Now consider this…

Earlier this year. we saw a societal backlash after Raven’s player Ray Rice was seen punching his partner Janay in a video that went viral. Not only was he let go by the Ravens but he faced criminal charges alongside a long jail sentence that was unfortunately and wrongly settled after Rice agreed to undergo court-supervised counseling.

This makes me beg the question- what is the difference between the two? Do we not take a woman’s word as truth? Must her bruises be visible or accurate or do we require video proof of her being beaten, punched and knocked out unconscious before we will finally believe that her partner is assaulting her? Why are we so coldhearted in our responses? Have we been made so numb and desensitized from all the violence that we need graphic proof before we can accept that a man she is claiming hurt her, indeed did? What is it about our collective conscience that lets these serial abusers go free and keep minting money and be worthy of our time and attention? When will we realize that our priorities should be to assert a woman’s rights and not praise the vile creature who violated and attacked her?

After the much anticipated Mayweather-Pacquiao fight this past weekend, both fighters roped in huge amounts of cash. The purse, estimated to be at least $300 million, was set to be split 60-40 in Mayweather’s favor; Not to mention the additional $100 million that will be added to Mayweather’s kitty once Showtime completes processing all pay-per-view payments. In all, Mayweather’s net worth is expected to increase by 37 percent! A nice raise for someone who beats up women and forces his will on them for a past time.

Why are we allowing this misogynist to get away with his sustained pattern of behavior?  I don’t understand. We engage in incessant idolizing until our heroes prove they do not deserve it – and then we still continue. We let the media and those who make the most money sway our attention and divert our priorities. It makes my blood boil to see when we collectively turn our heads away from the atrocities committed by these scum bags – Mayweather, Showtime and every single person who has stood by him – instead, letting them convolute our view through glistening dollar signs.

It disheartens me to see that we choose to not think for ourselves or ignore actions in celebrity’s personal lives precisely because we claim they are “personal”. The attitude that “it does not apply here”,“it wasn’t someone I know” or “it is not my business” is sickening. Until we change our point of view, we cannot expect these people to change their actions. We should have a zero tolerance policy when it comes to violence, personal or not. Instead of condoning their behavior, we should use their need for fame and publicity against them to make them realize the gravity of their actions.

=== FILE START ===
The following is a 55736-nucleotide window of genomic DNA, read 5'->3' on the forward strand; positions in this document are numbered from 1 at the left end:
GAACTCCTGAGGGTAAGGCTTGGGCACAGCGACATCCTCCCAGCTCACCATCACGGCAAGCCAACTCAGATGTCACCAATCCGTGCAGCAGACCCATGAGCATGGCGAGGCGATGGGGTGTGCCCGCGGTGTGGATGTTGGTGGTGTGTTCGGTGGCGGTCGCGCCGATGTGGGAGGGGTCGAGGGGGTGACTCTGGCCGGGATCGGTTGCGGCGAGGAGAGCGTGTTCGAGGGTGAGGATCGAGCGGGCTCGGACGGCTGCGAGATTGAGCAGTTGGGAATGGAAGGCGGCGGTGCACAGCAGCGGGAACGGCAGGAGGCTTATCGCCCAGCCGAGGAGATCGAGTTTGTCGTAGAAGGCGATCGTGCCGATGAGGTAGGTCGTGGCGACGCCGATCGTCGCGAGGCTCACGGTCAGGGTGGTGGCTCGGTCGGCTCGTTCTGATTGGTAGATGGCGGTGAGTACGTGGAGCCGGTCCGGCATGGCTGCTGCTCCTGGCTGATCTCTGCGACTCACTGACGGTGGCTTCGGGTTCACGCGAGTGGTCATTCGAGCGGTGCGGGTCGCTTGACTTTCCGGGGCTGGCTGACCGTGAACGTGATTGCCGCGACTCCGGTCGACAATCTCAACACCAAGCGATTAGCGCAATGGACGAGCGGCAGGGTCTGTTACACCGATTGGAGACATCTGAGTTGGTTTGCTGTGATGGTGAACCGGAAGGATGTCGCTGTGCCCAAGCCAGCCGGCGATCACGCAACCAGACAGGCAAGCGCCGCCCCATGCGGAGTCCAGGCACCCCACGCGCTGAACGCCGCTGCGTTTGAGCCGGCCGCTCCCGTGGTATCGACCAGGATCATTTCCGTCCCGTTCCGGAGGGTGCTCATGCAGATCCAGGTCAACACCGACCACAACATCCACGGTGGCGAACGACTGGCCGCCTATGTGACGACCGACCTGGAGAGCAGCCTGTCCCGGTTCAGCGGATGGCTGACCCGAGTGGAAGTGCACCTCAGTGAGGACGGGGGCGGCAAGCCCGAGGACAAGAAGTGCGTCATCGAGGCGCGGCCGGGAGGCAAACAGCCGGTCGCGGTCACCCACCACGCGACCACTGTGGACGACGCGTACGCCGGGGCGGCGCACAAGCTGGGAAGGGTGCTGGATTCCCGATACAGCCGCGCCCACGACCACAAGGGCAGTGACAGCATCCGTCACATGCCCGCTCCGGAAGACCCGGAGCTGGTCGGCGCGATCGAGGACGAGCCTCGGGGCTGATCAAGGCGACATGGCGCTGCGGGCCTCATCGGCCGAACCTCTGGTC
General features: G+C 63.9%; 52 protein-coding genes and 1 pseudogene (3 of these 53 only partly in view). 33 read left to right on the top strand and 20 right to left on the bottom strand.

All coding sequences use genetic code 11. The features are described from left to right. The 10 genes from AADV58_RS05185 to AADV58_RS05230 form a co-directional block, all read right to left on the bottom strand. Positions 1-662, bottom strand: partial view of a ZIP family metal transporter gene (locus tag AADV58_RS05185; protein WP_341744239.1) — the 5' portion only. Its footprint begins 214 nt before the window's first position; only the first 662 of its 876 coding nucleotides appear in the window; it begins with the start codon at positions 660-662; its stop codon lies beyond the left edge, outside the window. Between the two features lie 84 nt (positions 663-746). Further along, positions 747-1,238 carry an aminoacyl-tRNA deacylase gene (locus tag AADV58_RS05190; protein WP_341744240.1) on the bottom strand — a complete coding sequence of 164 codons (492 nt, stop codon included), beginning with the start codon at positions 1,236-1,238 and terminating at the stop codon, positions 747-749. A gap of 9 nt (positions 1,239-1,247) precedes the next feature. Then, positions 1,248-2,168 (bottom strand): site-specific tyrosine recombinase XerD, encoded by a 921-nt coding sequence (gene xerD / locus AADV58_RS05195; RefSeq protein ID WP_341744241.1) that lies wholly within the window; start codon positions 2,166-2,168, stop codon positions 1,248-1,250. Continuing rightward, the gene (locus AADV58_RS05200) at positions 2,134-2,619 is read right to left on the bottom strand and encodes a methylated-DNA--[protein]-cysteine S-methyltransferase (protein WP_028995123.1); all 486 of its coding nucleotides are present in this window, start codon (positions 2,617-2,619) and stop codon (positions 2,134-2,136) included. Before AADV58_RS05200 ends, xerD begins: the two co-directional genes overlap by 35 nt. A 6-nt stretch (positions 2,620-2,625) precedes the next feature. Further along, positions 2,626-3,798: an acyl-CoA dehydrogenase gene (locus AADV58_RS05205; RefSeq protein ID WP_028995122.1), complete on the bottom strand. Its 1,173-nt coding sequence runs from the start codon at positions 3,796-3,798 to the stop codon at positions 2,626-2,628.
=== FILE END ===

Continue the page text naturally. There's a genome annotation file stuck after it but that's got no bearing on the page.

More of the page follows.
To act responsibly, everyone has to be held accountable. If we let people like Mayweather get away with their behavior and let them believe in their own hype, what else can we expect other than a a complete normalization of black eyes for women in America?

This article first appeared on skirtcollective.com


I am womanist. I’m a writer passionate about women’s right and equality. My aim is to bring change in the way women and men are treated around the world and specially in India. I’m fighting for respect and to be treated as an equal. My blog, Liberating Realizations, on Tumblr talks about /documents the inequality – violence, abuse, rape, torture – that women face everyday all around the world, and, particularly in India. I was a victim of violence for many years and for the first time in my life am finding my “voice”. I want to use this voice to talk about equality and promulgate the belief that women are equal to men and deserve to be treated better. I occasionally write about other things as well – anything that might grab my fancy – but in the end I am a champion for women/girl rights. My Twitter handle is @rupandemehta.